Thursday, June 12, 2014

Science, Trust And Psychology In Crisis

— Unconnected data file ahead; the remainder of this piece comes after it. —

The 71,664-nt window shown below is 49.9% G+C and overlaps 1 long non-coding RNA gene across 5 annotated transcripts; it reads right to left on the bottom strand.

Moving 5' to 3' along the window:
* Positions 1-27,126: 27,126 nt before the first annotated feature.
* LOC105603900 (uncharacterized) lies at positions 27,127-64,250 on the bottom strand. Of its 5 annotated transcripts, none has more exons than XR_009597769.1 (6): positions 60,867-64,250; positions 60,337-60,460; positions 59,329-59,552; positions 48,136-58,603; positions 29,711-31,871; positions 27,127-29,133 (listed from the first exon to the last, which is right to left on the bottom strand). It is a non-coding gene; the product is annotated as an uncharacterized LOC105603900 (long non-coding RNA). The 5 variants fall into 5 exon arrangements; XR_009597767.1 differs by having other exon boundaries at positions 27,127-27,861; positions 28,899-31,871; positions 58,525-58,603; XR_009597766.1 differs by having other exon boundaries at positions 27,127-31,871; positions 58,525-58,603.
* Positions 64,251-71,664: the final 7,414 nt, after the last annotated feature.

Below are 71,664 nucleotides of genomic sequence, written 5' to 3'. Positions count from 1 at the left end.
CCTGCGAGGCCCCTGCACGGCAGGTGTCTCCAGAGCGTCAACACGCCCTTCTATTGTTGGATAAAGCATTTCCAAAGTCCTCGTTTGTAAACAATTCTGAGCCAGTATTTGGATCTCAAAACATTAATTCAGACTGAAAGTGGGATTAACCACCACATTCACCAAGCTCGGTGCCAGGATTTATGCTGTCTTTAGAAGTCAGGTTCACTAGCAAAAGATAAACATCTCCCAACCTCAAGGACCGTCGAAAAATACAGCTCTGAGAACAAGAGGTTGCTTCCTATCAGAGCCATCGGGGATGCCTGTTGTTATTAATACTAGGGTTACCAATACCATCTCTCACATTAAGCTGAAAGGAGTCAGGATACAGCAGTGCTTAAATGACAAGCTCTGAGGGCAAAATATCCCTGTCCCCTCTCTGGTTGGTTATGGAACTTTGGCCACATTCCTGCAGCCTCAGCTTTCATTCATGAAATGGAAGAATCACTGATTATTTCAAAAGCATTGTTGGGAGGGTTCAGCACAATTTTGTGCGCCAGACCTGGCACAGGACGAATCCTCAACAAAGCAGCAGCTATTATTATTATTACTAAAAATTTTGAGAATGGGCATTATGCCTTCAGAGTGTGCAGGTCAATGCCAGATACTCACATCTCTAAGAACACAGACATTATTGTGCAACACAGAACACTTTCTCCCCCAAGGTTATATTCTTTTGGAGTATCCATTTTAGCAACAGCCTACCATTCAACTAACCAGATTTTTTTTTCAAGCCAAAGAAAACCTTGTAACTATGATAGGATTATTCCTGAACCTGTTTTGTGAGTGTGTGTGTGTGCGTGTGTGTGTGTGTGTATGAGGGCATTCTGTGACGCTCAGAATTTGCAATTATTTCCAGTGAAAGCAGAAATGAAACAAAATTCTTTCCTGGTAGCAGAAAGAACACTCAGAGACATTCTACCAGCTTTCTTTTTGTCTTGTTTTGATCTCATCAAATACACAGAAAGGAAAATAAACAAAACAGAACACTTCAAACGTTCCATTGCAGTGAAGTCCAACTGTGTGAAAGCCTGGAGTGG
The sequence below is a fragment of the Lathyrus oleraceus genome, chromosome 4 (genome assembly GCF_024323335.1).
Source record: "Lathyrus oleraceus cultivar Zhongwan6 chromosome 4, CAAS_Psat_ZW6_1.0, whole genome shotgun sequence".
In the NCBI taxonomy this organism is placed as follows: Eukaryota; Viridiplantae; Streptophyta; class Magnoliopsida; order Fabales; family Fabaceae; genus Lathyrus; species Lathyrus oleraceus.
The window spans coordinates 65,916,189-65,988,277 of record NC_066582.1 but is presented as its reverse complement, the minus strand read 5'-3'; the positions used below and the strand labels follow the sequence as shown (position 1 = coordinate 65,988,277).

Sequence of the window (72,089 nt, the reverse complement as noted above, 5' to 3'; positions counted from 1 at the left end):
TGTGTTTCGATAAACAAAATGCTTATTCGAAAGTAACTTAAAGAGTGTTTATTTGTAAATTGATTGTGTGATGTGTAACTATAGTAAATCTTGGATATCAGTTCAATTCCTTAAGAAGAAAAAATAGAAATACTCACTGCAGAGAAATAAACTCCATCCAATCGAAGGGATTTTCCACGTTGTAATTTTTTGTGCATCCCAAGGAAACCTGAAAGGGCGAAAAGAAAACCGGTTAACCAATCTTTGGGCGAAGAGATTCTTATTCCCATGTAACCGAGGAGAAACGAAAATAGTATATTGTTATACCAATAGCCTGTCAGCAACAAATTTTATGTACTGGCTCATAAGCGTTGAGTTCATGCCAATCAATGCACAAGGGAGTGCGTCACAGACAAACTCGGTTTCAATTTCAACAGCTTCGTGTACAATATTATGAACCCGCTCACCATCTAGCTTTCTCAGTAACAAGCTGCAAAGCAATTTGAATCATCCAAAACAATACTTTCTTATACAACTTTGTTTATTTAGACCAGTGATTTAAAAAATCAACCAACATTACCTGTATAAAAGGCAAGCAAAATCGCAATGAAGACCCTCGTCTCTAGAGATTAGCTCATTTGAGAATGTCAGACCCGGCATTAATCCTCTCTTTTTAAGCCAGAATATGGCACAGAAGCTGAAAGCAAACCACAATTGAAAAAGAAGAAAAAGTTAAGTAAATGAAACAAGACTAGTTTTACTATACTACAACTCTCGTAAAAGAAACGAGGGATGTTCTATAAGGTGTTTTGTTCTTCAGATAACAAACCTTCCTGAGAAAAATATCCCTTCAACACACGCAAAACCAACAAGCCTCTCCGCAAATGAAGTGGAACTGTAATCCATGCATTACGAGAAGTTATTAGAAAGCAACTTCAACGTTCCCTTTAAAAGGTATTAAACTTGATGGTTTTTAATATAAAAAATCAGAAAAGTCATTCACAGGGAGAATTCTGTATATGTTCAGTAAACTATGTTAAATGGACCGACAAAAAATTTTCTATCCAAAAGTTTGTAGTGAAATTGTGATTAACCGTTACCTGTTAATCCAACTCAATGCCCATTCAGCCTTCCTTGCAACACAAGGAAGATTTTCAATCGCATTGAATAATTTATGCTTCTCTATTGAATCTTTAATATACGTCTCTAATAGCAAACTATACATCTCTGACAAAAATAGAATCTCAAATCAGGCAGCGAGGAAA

When I attended my first scientific conference at the tender age of 20, one of my mentors surprised me with the following bit of advice. Transcribed directly from memory: "You should be sure to attend the talk by so-and-so. You can always trust his results." This casual remark made a deep impression on me. What did trust have to do with anything? This was supposed to be science! Based on evidence! It shouldn't have mattered who performed the experiment, who delivered the talk or whose name was on the ensuing publication...This notion of trust didn't stem from fears of fraud or deception. When a result was approached with some skepticism, it wasn't that data fabrication was ever suspected, or that anyone assumed nefarious intent on the part of the scientists involved. So it took some personal experience conducting research and going through the publication process before I had a good sense for what was going on. And here's what I learned: There's a gap between what you get in a polished scientific presentation or publication and actual scientific practice — the minute details of what happens in the preparation, execution, analysis and reporting of every study. And that gap can be traversed with more or less diligence and care. The gap between practice and publication is one reason psychology is embroiled in what some are calling a "replication crisis" — a lack of confidence in the reality of many published psychological results. more

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